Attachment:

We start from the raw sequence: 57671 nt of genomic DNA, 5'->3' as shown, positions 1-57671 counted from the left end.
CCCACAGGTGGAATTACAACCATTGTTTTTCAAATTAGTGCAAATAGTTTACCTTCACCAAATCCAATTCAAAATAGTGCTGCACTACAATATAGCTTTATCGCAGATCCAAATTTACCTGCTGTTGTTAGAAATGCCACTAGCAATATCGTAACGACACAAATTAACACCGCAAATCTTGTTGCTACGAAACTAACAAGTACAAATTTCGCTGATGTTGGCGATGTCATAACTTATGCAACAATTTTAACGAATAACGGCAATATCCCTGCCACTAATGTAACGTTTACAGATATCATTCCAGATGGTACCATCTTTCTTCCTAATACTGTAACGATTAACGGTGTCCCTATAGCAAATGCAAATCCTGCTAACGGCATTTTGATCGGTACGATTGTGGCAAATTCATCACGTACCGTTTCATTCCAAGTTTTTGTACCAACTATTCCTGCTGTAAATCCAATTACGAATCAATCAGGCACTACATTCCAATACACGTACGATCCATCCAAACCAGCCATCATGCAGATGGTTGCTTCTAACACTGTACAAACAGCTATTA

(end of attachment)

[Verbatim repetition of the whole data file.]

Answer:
We start from the raw sequence: 57671 nt of genomic DNA, 5'->3' as shown, positions 1-57671 counted from the left end.
CCCACAGGTGGAATTACAACCATTGTTTTTCAAATTAGTGCAAATAGTTTACCTTCACCAAATCCAATTCAAAATAGTGCTGCACTACAATATAGCTTTATCGCAGATCCAAATTTACCTGCTGTTGTTAGAAATGCCACTAGCAATATCGTAACGACACAAATTAACACCGCAAATCTTGTTGCTACGAAACTAACAAGTACAAATTTCGCTGATGTTGGCGATGTCATAACTTATGCAACAATTTTAACGAATAACGGCAATATCCCTGCCACTAATGTAACGTTTACAGATATCATTCCAGATGGTACCATCTTTCTTCCTAATACTGTAACGATTAACGGTGTCCCTATAGCAAATGCAAATCCTGCTAACGGCATTTTGATCGGTACGATTGTGGCAAATTCATCACGTACCGTTTCATTCCAAGTTTTTGTACCAACTATTCCTGCTGTAAATCCAATTACGAATCAATCAGGCACTACATTCCAATACACGTACGATCCATCCAAACCAGCCATCATGCAGATGGTTGCTTCTAACACTGTACAAACAGCTATTA